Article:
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17. Unicorn Step and Poisonous Snake Basing in Mist

Shaolin Four Gates

Two formidable Shaolin secrets are revealed here — the Unicorn Step and the slicing palm. Executed skillfully, not only you can break an opponent's leg with a Unicorn Step, but also it is difficult for him to escape. A slicing palm attack, executed here with the pattern “Poisonous Snake Basks in Mist” may maim or kill an opponent when he least expects it. It is quite deadly, so be very careful when you practice it with your sparring partner.

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18. You may Choose to Apply the Same Techniques at an Elementary or an Advanced Level in the Same Combat Situations

Shaolin Four Gates

The same techniques in “Four Gates” may be applied in combat at an elementary or an advanced level. You may apply “Single Tiger” just to defend against an opponent's attack, or disable him in the same combat situation. Mirror Hand and “Poisonous Snake Basking in Mist” may be used just to ward off an attack, or in the same combat situation maim an opponent unexpectedly.

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19. Amazing Leg Techniques for Attacks and Counters

Shaolin Four Gates

Many people may be misled by the kungfu saying, “Southern Fists, Northern Kicks”, to think that there are little or no kicking techniques in Southern Shaolin. They will be amazed by Combat Sequence 3 where leg techniques are used in a most sophisticate manner not only for attacks but also for defence and counters. The amazing combat applications of “Catch Tiger in Mountain”, which many people mistakenly think is only decorative, are also shown

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20. The Marvels of Catching Tigers in the Mountain

Shaolin Four Gates

“The marvels of Catching Tiger in the Mountain, Only with a master's explanation can one understand” says a poetic tenet of “Four Gates”. Participants at the course have a lot of fun applying the marvels of Catching Tiger in combat

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21. Practicing Combat Sequences for Free Sparring and Real Fighting

Shaolin Four Gates

Course participants review Combat Sequences 1, 2 and 3. It is to their credit that despite just having learnt the sequences which contain many sophisticated combat applications, they can perform the sequences quite well. Many people may wonder how we can effectively use these sequences, which are pre-arranged in routine, in free sparring and real fighting where attacks occur at random. Of course we can, if we follow a systematic combat training programme.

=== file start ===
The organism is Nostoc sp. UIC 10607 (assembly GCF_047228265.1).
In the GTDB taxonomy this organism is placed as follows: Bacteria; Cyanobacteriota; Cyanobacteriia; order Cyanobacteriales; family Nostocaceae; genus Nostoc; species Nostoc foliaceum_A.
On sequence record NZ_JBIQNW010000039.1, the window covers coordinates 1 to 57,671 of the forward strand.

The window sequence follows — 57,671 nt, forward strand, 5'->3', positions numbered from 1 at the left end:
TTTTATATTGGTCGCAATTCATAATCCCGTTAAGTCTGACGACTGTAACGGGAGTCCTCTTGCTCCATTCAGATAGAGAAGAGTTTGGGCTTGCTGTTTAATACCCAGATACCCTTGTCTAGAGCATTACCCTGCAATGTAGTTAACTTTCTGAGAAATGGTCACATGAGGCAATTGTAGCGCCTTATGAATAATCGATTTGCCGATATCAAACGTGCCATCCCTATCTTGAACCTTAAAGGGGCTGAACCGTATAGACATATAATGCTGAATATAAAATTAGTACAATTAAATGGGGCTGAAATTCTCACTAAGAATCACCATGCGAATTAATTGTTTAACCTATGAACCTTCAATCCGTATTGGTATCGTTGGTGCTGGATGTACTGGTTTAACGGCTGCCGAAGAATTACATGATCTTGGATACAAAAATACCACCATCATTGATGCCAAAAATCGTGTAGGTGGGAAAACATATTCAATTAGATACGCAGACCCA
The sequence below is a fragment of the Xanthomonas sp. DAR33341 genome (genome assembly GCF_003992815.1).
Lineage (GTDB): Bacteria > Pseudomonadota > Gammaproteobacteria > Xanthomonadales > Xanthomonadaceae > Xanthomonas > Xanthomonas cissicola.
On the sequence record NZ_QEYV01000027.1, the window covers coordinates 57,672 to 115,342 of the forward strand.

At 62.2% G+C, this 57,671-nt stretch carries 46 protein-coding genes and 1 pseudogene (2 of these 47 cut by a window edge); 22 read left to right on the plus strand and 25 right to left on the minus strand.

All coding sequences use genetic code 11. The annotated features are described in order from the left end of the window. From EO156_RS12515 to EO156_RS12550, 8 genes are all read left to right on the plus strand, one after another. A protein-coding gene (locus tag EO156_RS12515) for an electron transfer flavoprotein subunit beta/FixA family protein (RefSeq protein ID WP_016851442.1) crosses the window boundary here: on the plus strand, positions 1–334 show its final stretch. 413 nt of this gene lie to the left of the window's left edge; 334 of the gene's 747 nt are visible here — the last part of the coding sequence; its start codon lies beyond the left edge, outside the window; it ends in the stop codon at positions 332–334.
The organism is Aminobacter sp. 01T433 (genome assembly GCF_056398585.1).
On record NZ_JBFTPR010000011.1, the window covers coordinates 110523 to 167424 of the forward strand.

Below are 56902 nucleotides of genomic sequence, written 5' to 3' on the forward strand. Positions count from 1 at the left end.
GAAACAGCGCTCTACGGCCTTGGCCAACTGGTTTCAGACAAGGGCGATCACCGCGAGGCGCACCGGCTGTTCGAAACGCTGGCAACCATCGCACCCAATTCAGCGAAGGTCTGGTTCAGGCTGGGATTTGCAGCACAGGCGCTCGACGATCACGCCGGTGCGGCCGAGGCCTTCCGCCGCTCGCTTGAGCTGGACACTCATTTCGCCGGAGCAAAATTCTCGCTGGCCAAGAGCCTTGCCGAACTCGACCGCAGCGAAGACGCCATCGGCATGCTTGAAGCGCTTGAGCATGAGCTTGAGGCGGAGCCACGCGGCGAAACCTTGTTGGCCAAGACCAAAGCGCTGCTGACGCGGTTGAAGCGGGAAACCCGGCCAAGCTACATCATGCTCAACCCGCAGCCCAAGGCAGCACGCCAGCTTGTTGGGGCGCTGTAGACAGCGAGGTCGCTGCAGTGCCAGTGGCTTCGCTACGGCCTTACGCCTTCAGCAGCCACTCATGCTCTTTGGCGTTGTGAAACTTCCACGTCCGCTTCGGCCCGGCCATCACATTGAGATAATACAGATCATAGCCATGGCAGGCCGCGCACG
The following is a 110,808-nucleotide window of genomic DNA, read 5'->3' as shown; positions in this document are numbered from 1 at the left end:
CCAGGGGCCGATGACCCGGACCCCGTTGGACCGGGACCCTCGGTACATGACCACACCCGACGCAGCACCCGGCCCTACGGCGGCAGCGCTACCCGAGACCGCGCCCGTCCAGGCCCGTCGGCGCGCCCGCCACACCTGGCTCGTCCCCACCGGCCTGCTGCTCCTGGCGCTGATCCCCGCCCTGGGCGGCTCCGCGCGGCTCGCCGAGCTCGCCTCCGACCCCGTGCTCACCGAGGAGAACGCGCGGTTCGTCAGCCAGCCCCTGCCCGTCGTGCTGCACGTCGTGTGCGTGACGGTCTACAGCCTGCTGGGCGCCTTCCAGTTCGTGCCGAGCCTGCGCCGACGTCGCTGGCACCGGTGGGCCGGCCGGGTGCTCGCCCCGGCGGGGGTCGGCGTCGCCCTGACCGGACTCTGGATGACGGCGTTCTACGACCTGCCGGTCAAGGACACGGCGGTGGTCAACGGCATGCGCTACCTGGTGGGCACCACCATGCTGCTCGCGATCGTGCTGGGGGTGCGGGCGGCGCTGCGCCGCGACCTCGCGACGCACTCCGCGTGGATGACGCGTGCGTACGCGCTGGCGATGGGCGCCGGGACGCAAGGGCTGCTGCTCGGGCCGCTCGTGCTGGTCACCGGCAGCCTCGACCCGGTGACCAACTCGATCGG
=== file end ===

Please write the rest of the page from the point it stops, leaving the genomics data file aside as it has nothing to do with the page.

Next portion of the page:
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22. Some Amazing Leg Techniques and Ground Fighting

Shaolin Four Gates

Combat Sequence 3 of Four Gates contains some very sophisticated and interesting techniques that many amaze many people. How would you counter a Muay Thai knee jab, for example? An effective counter which may surprise many opponents is found here. There are also effective techniques for ground fighting. But ground fighting here is not necessarily rolling on the ground, and is different from that in Judo or Wrestling. Combat Sequences 1 and 2 are also review in this video series.

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23. Yellow Bird, Rising Dragon and Galloping Tiger

Shaolin Four Gates

This video series shows the first part of Combat Sequence 4. The organ-seeking kick executed here in the pattern “Yellow Bird Plays with Water” is purposely inconspicuous but deadly, ending combat in just one move. Another pattern that executes the organ-seeking kick is “Rising Dragon Galloping Tiger”, which is as effective as it is poetic, striking an opponent's head and groin at the same time.

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24. Kungfu Patterns are as Beautiful to Watch as they are Effective for Combat

Shaolin Four Gates

Many people, including kungfu practitioners, mistakenly think that kungfu patterns are merely decorative. In fact, some of the most beautiful patterns are also the most combat effective, usually described by poetic names too. These patterns attain their form from evolution through actual fighting. Some examples are found in Combat Sequence 4 shown here.